Index | Health Insurance | Disability Insurance
Your ability to work and earn income is probably your most valuable asset, which needs to be insured. Disability Insurance, or Disability Income Insurance, is an insurance product that provides you with a portion of income in case you become injured or sick, and as a result, unable to work and earn your salary. It helps protect you and your family against financial trouble and debts, and allows you to meet your daily expenses, pay your bills and maintain your current standard of living. Disability Income Insurance may replace some of your income, while you are recovering and getting ready to return to work.
You may be surprised to learn that the chances of your losing the ability to work at some point in your work life are rather high. According to statistics, one third of all Americans between 35 and 65 become disabled for over 90 days. Nearly one in five Americans can be disabled for a year or even longer before retirement. One in seven Americans will be disabled for over five years. The majority of long-term illnesses, which influence your ability to work, are heart disease and cancer, not necessarily injuries. There are many factors which determine the chances of becoming disabled before retirement: age, occupation, general health etc. Therefore, it is important to evaluate your needs for Disability Insurance and choose the right type and amount of disability coverage.
To cover any unexpected disability most workers rely on forms of disability income coverage provided by government and their employers: Social Security, or Worker’s Compensation and Unemployment Insurance. However, the maximum benefits from these types of disability income are rather limited and are most likely to be insufficient to keep up your normal standard of living.
Disability Insurance includes paid sick leave, short-term and long-term disability benefits. It can come in a form of employer-paid and government sponsored programs, which cover certain categories of workers and are usually cost-free, and also in private policies, which are paid for by the insured.
Getting hurt performing one’s duties at work is one of the common reasons for becoming disabled. This is the reason why Disability Insurance provided by employers to cover their employees is so important.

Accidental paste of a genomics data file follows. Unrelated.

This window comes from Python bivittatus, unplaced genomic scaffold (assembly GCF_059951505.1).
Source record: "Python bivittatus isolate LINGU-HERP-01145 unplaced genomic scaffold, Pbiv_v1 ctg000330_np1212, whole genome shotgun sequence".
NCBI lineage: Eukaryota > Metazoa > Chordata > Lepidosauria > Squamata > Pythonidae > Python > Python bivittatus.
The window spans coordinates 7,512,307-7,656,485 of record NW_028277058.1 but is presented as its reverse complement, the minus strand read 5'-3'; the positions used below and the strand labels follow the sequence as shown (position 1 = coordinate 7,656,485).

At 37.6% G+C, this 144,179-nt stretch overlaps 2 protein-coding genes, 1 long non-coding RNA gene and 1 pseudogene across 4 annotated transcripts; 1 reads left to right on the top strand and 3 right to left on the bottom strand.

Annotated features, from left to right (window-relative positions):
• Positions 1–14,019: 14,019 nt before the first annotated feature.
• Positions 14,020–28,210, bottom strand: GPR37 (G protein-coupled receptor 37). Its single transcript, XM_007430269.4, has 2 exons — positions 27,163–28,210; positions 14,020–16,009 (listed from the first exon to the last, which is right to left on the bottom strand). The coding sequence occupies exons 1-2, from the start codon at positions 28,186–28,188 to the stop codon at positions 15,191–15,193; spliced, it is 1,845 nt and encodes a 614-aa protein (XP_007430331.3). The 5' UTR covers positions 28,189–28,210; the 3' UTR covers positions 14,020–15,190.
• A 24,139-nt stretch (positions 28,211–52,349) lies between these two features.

Workers’ Compensation offers payments to employees who are unable to work because of a job-related injury. It may also pay compensation for past and future economic loss, reimbursement or payment of medical expenses, general damages for pain and suffering, and benefits payable to the dependents of workers killed during employment.
Employer-paid policies offer payments to employees who are unable to work due to some injury or illness, it should not necessarily be job-related. They offer only basic coverage, and unlike Workers’ Compensation, this coverage does not involve aspects of Health Insurance, Life Insurance, or payments for pain and suffering.
Many mid- and large-sized firms provide Disability Insurance benefits that last for at least five years. It is important to find out if your employer offers Long-term Disability Insurance coverage and what it includes.
A typical policy from your employer will cover up to 60 percent of your income. However, it can be less, as most group plans have a benefit cap of $5,000 a month. They also tend to limit the amount of time during which the benefits are paid to two years. Note that the plan offered by your employer may not meet all your needs.
Short-term Disability Insurance starts as soon as you actually become unable to perform your duties because of an injury, illness, or the birth of a baby. Most employers will provide short-term coverage, ranging from a few days to one year. The length of your sick leave may depend on your record of service. Once your short-term disability benefits run out, Long-term Disability Insurance comes into play. However, there are no state laws that require employers to provide Long-term Disability Insurance. Long-term disability policies can vary considerably, and cheaper plans have very strict definitions of disability. It makes it very difficult to claim benefits over many years.
National social insurance programs in US include Social Security Disability Insurance and Supplemental Security Income. These programs are the safety net for people who can be either otherwise uninsured or underinsured. The benefits paid won’t be large but it is usually enough to prevent you from poverty.